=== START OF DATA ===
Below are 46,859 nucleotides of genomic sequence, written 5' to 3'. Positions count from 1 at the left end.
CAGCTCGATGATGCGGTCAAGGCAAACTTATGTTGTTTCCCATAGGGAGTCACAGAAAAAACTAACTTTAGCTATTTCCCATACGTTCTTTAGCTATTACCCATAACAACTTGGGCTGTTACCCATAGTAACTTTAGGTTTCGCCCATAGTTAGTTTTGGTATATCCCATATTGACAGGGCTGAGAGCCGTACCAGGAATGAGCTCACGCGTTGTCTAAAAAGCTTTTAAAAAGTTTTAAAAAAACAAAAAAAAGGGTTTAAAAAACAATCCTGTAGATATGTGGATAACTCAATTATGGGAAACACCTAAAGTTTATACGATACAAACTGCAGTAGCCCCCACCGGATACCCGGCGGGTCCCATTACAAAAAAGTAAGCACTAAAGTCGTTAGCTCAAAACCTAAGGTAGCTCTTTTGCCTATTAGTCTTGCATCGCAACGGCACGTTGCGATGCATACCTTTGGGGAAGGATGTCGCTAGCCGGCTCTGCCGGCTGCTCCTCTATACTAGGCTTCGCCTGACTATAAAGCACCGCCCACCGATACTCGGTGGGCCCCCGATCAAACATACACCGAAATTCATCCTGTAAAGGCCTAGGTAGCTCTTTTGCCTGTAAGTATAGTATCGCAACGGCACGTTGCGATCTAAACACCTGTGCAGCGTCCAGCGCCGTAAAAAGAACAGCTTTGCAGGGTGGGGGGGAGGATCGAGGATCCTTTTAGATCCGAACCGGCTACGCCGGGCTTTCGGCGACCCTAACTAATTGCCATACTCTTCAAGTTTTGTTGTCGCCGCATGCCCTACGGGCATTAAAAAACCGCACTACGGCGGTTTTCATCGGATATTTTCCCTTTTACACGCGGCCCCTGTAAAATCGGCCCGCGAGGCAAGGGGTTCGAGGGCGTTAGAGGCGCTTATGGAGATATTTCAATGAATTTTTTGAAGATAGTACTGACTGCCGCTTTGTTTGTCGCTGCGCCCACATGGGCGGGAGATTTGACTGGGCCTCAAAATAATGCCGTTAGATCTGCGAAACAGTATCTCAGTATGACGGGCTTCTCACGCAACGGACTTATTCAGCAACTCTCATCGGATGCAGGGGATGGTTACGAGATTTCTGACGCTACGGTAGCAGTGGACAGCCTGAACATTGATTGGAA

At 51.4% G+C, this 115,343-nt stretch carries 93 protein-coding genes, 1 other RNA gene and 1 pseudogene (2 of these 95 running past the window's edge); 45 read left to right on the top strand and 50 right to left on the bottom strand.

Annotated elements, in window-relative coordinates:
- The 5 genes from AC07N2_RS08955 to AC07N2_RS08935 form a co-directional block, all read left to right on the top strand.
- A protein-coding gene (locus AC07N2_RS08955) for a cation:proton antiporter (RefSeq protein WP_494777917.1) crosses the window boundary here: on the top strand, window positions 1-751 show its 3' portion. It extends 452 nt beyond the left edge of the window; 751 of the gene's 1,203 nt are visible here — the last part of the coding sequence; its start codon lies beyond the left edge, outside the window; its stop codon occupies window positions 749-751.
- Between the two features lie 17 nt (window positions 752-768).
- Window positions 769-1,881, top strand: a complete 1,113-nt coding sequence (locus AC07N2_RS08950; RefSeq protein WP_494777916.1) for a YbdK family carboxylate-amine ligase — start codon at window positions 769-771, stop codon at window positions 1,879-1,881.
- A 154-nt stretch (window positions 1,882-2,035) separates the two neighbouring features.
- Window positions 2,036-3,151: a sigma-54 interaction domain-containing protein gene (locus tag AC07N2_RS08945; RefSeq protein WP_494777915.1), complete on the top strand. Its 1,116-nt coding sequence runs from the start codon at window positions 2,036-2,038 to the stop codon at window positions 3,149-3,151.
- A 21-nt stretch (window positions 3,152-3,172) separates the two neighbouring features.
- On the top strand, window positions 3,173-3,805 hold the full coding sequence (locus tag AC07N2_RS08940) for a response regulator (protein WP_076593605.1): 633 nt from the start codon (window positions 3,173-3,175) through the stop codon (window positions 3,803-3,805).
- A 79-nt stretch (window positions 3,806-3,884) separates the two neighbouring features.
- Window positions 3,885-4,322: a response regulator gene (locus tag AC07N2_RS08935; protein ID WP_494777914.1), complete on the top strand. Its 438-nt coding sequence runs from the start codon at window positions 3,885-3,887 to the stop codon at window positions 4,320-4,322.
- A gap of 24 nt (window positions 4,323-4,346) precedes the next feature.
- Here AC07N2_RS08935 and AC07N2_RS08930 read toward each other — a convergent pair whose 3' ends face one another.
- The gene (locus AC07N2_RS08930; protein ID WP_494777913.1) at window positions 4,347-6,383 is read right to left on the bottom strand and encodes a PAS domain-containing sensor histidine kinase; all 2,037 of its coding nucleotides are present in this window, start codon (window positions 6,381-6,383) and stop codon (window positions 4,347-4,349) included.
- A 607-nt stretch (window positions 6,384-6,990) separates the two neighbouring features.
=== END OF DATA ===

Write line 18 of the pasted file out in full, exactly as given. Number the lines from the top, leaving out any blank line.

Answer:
- A 607-nt stretch (window positions 6,384-6,990) separates the two neighbouring features.